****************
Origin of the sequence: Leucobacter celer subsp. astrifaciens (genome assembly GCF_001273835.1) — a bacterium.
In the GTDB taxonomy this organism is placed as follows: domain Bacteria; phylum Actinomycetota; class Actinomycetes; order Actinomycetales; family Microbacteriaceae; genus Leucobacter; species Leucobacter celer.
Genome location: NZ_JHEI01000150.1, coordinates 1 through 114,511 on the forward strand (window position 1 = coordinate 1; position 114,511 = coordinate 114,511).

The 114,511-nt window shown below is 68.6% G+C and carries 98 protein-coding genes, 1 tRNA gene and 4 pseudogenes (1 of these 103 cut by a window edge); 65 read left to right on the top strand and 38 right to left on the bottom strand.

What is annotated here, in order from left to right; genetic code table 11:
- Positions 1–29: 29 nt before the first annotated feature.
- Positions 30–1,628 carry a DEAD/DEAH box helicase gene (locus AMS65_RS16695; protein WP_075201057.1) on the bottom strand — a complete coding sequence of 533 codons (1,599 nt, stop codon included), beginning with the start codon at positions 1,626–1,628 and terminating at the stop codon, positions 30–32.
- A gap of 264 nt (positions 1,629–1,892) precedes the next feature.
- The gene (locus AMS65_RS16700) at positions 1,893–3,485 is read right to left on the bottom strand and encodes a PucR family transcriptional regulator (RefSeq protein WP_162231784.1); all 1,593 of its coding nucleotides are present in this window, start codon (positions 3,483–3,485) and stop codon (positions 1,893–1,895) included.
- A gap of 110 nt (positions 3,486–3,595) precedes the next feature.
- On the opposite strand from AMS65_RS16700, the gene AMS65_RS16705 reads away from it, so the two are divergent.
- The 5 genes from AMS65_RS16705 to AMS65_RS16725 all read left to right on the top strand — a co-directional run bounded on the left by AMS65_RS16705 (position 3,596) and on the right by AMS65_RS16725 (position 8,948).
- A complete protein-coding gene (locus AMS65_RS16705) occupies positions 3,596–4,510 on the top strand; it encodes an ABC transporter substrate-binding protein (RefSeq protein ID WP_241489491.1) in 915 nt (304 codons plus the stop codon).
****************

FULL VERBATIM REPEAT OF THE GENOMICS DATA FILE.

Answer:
Origin of the sequence: Leucobacter celer subsp. astrifaciens (genome assembly GCF_001273835.1) — a bacterium.
In the GTDB taxonomy this organism is placed as follows: domain Bacteria; phylum Actinomycetota; class Actinomycetes; order Actinomycetales; family Microbacteriaceae; genus Leucobacter; species Leucobacter celer.
Genome location: NZ_JHEI01000150.1, coordinates 1 through 114,511 on the forward strand (window position 1 = coordinate 1; position 114,511 = coordinate 114,511).

The 114,511-nt window shown below is 68.6% G+C and carries 98 protein-coding genes, 1 tRNA gene and 4 pseudogenes (1 of these 103 cut by a window edge); 65 read left to right on the top strand and 38 right to left on the bottom strand.

What is annotated here, in order from left to right; genetic code table 11:
- Positions 1–29: 29 nt before the first annotated feature.
- Positions 30–1,628 carry a DEAD/DEAH box helicase gene (locus AMS65_RS16695; protein WP_075201057.1) on the bottom strand — a complete coding sequence of 533 codons (1,599 nt, stop codon included), beginning with the start codon at positions 1,626–1,628 and terminating at the stop codon, positions 30–32.
- A gap of 264 nt (positions 1,629–1,892) precedes the next feature.
- The gene (locus AMS65_RS16700) at positions 1,893–3,485 is read right to left on the bottom strand and encodes a PucR family transcriptional regulator (RefSeq protein WP_162231784.1); all 1,593 of its coding nucleotides are present in this window, start codon (positions 3,483–3,485) and stop codon (positions 1,893–1,895) included.
- A gap of 110 nt (positions 3,486–3,595) precedes the next feature.
- On the opposite strand from AMS65_RS16700, the gene AMS65_RS16705 reads away from it, so the two are divergent.
- The 5 genes from AMS65_RS16705 to AMS65_RS16725 all read left to right on the top strand — a co-directional run bounded on the left by AMS65_RS16705 (position 3,596) and on the right by AMS65_RS16725 (position 8,948).
- A complete protein-coding gene (locus AMS65_RS16705) occupies positions 3,596–4,510 on the top strand; it encodes an ABC transporter substrate-binding protein (RefSeq protein ID WP_241489491.1) in 915 nt (304 codons plus the stop codon).